New Guyana On The Block
Global oil supply growth depends on one of Latin America’s poorest countries rapidly becoming the world’s largest per-capita crude producer
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A brand new exporter, Guyana represents one of the largest expected sources of global oil supply growth over the next decade as this small Latin American country rapidly becomes the world’s largest per-capita producer.
Guyana’s offshore oil projects utilize state-of-the-art industry technology, have built in low price expectations and cost discipline (breakeven expected between $25-35/bbl), and boast an extremely light upstream emissions footprint.
Deep water offshore oil production began in December 2019 and has risen to more than 360 kbpd as of September; output is expected to rise to 725-1,200 kbpd by 2027, and exploration continues to add new projects to the development pipeline.
US refineries consumed much of the crude from the initial Liza Phase 1 project while the flows from the recently added and much larger Liza Phase 2 project have shifted towards Europe.
Despite the sizable global impact, Guyana’s oil industry will be nothing short of paradigm-shifting for its population and economy; its GDP is set to register average annual growth of more than 25% for the next half-decade and there is great potential to bring substantial domestic power production to the Guyanese mainland.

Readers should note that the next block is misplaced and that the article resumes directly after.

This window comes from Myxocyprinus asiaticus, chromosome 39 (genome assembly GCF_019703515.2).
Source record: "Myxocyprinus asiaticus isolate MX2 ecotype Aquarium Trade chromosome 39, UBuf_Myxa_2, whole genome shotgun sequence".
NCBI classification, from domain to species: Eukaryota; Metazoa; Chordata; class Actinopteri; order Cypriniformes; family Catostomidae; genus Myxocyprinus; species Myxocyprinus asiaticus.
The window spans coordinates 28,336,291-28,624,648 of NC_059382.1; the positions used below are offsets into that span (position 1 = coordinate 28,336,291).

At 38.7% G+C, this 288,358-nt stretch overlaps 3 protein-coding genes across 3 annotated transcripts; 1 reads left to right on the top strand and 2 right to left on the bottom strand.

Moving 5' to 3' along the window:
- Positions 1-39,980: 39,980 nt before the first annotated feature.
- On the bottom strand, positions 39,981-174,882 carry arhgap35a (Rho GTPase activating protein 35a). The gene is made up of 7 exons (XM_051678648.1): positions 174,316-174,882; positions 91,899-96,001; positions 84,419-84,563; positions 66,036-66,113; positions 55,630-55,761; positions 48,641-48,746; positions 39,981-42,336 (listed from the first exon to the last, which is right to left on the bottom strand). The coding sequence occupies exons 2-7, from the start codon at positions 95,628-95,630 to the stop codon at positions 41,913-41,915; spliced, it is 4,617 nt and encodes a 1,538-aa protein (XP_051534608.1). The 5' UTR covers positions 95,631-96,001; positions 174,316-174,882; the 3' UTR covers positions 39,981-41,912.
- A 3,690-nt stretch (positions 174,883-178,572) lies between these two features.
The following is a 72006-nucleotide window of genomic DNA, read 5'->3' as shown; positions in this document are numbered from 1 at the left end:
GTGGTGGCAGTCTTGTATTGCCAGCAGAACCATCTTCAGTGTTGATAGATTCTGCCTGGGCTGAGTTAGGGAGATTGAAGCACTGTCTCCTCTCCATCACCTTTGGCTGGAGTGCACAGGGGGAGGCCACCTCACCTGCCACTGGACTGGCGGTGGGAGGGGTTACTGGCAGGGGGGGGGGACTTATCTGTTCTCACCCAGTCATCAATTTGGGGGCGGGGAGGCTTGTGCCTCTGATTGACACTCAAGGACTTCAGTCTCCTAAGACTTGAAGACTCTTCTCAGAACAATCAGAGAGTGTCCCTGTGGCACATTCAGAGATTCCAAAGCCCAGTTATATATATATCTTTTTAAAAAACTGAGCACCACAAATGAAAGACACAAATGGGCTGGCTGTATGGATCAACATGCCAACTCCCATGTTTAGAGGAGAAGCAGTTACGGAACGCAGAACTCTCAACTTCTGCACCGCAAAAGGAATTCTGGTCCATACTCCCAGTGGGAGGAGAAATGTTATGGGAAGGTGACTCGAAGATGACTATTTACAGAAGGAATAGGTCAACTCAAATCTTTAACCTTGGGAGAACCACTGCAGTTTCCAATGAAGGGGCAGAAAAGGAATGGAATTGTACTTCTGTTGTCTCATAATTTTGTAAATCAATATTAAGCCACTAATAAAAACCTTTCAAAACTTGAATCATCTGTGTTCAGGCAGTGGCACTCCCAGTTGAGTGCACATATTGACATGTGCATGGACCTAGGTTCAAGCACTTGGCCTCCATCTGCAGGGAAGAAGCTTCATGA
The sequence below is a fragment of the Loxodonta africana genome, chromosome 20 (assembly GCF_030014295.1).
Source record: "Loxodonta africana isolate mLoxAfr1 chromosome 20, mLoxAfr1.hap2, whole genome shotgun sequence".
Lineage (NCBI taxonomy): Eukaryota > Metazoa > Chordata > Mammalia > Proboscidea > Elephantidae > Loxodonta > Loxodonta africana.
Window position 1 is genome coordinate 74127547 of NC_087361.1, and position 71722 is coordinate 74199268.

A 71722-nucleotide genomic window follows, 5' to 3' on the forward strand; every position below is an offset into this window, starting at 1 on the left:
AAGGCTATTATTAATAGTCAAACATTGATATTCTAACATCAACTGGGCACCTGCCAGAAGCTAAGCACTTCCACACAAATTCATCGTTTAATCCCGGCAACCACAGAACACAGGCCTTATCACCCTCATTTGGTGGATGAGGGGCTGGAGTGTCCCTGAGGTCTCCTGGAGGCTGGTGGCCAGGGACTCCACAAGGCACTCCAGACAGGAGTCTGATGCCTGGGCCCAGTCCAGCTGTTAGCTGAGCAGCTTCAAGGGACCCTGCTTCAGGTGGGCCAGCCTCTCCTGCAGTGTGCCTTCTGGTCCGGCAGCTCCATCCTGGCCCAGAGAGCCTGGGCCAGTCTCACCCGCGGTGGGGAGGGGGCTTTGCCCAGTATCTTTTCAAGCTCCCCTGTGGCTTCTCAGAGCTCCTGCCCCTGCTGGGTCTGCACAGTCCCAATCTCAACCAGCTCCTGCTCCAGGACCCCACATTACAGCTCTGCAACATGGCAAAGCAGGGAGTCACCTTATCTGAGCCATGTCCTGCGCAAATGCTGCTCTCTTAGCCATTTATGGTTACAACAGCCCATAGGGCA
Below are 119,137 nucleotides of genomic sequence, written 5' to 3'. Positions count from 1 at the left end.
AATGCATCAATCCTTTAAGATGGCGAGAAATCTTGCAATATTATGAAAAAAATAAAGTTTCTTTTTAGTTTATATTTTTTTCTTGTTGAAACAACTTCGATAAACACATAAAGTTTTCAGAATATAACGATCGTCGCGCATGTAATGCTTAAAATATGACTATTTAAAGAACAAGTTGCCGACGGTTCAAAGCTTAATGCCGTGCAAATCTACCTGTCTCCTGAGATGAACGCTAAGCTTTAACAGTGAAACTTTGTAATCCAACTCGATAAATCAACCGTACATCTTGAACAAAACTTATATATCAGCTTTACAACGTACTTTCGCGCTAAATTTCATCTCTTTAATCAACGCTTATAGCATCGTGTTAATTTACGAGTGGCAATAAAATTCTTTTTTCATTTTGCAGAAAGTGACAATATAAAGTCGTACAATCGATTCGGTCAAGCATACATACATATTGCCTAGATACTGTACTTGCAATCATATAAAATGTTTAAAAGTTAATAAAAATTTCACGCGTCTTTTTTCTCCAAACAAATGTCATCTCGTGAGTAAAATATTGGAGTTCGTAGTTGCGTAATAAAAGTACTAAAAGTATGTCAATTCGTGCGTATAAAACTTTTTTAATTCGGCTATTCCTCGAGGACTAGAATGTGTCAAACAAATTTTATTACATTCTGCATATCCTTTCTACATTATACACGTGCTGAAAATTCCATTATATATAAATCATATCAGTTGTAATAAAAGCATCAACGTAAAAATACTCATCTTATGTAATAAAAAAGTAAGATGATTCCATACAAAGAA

The global oil industry rarely welcomes a new producer country to its ranks; but, here is Guyana, set to be one of the last true new frontiers of oil supply growth. With the country’s tiny size and previously-acute poverty, Guyana will be an accelerated modern day test of the resource curse, in which an extremely low income country could be suddenly thrust into becoming the world’s top per-capita producer.
And this new supply comes at a critical time, to a sector increasingly defined by underinvestment and sluggish production gains. Indeed, Guyana is anticipated to play an outsized role in near-term global supply growth. Even if you have no interest in Guyana or how the torrent of new oil discoveries will change the lives of its 800,000 citizens, the offshore production assets of this small Latin American country will be one of the largest incremental sources of global oil supplies over the next decade, alongside the US and Brazil. Guyana is expected to grow production by an average of ~200 kbpd every year over the next half-decade, matching the rough pace of growth witnessed in the heyday of the Canadian oil sands’ between 2010 and 2015. In 2022 alone, Guyanese oil production growth is expected to be roughly one-third of what US shale producers managed to grow year-to-date.